Wednesday, July 15, 2009


I have been swindled.

Rather, I have swindled myself. I just have no head for business; in the "art of the deal" my medium is crayon and I cannot even stay inside the lines. Understand this, please, before I share my latest folly, which went and continues to go thusly:
The world of fine gardening not being as lucrative as I had hoped (my agent somehow failing to secure me that extra couple of zeros at the end of my salary), it was time to leave the old apartment behind and find a new one in a more recession-friendly neighborhood. On cost, on quality, on vermin content, on crime-riddenness I was willing to compromise; but this time I would have a backyard with garden space. As it turned out, all conditions were met and my girlfriend and I ended up moving into a cheaper, lower quality, previously infested unit in a neighborhood which is no stranger to sirens of all sorts (there's one now!)... but it has a backyard. I repeat: it has a backyard, it did not have one prior to our occupancy. It had a magnificently preserved fraction-acre of bona fide wild American grassland with lovely borders of bona fide wild American weedland and a pile of bona fide wild American deadchristmastreesland (to say nothing of the beautiful englishivyland sprawled over it all).
Being the confident, bargain-minded gardener that I am, the wheels of a deal started screeching in my head (someone needs to lubricate those damn things). Here was a neglected spot of land in my control; I wanted to turn it into a garden anyway, I do this for a living, so why not see if we could make a little deal whereby we could "take care of" the yard in exchange for a monthly reduction in rent. The property manager was game, the owner was game; that brought us all to the bargaining table.
My chips: I am a professional gardener and tenant who will put in more effort of a higher quality than any hired help ever would; were I to charge a client for the services needed at this rental it would be a staggering sum of cleanup and maintenance fees; being an avid home gardener, I will add to and improve the garden/landscape to the extent that rental prices to future tenants will be justifiably increased.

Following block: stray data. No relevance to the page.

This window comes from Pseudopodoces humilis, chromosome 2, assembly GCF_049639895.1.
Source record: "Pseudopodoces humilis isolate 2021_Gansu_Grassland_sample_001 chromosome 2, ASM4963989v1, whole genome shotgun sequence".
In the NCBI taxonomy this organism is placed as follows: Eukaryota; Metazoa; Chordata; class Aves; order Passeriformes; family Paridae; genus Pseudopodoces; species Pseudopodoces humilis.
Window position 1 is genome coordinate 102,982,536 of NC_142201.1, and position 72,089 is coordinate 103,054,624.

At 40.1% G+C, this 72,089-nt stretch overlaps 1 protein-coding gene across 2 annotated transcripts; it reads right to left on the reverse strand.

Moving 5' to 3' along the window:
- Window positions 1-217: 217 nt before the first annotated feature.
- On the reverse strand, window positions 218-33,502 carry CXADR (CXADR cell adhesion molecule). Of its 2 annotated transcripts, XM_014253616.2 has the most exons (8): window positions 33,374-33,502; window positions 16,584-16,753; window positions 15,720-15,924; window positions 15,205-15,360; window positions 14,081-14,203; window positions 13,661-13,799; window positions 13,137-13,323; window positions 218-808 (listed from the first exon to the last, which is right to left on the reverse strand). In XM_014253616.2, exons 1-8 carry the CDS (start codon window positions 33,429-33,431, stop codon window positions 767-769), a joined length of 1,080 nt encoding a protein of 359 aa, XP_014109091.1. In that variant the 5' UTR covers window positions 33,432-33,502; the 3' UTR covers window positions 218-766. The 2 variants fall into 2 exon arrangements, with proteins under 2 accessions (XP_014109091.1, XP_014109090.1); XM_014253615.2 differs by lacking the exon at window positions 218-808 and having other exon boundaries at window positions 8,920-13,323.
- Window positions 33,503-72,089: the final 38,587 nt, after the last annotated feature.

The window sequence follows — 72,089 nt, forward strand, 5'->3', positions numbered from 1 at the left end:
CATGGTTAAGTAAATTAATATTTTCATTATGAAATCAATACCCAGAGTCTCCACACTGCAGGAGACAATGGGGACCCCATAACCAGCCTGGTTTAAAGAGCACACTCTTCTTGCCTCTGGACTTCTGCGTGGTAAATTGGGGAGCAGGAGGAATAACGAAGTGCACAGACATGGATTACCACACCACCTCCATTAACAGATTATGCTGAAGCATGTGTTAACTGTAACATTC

Their chips: they own and manage the damn place and don't give a fig who lives there or how well they take care of the yard.
My initial offer: Stay vague; get a feel for how much they're willing to slash rent. If they toss out a low number, keep in mind it's a negotiation and after some haggling I'll be able to convince them that I am a valuable asset to them as both a tenant and gardener. No numbers yet.
Their counter offer: $50 off each months rent.
My reply: (Keeping in mind my little pep talk about haggling and how much my chips are worth: far more than this paltry offer. In fact, I'm a little insulted at the supposed value of my chosen vocation as perceived by these idiots) umm... (I mean, really, do they think this is how much good quality gardening costs per month? I'm not going to just run through with a mower and line trimmer on my way to 30 other sites) well... (come on, there's at least 10 times that much work every month to be done here I should ask for way more) hmm... (they should be paying me to live here)...
well, OK, $50 a month is fine.
(The sound of a single hands' applause)

And so, after some ferocious negotiations, we settled on a reduction of rent equal to $50 per month.
So far, after a month, I have put in about $500 worth of work (even at a much discounted rate) and will continue to do so each month, putting in many gardening hours and capital expenditures (hoses, sprinklers, plants, etc.) because I want to create and live in a beautiful place and to provide a beautiful place for future tenants to live in a neighborhood where natural beauty may be hard to find. And those reasons will have to suffice, because due to my superb business and bargaining acumen, I desperately leapt at the first offer that wafted past me and will never be recompensed more than $50 per month.


  1. Actually, you're pretty lucky. A lot of rental agreement specifically prohibit the tenants from altering the landscaping in any way. Under your agreement, you get to do some gardening and beautify your home and you get $50 off your rent. Sounds like a good deal to me. (Written by someone who lives in an apartment and has to look at Bermuda grass outside her window.)

  2. At least you have $50 extra a month. Hope you took "before" photos to use as contrast when you are on the Seattle garden tour, and launching your landscape design business.

  3. As a new homeowner (!!) that kills plants by merely being in their presence, I will hire you and pay you at least mostly what you're worth and pay the rest in good times and beer :).

    Your landlord has a pretty sweet deal. I say remember to pot where you can so you can take your hard work with you when you go.

  4. CR- Thanks for the reminder; Time to count my blessings!
    DP- I'm thinking about just leaving the dead christmas trees for the garden tour and trying to pass them off as avant garde garden art.
    Jenna- Be warned that when I accept beer as payment for gardening there is a very steep bell curve representing my productivity: a couple beers and I'm in the zone, a few more and I'm either lying down sunbathing in apathy or furiously trying to recreate classic French parterres using only existing dandelions and rocks.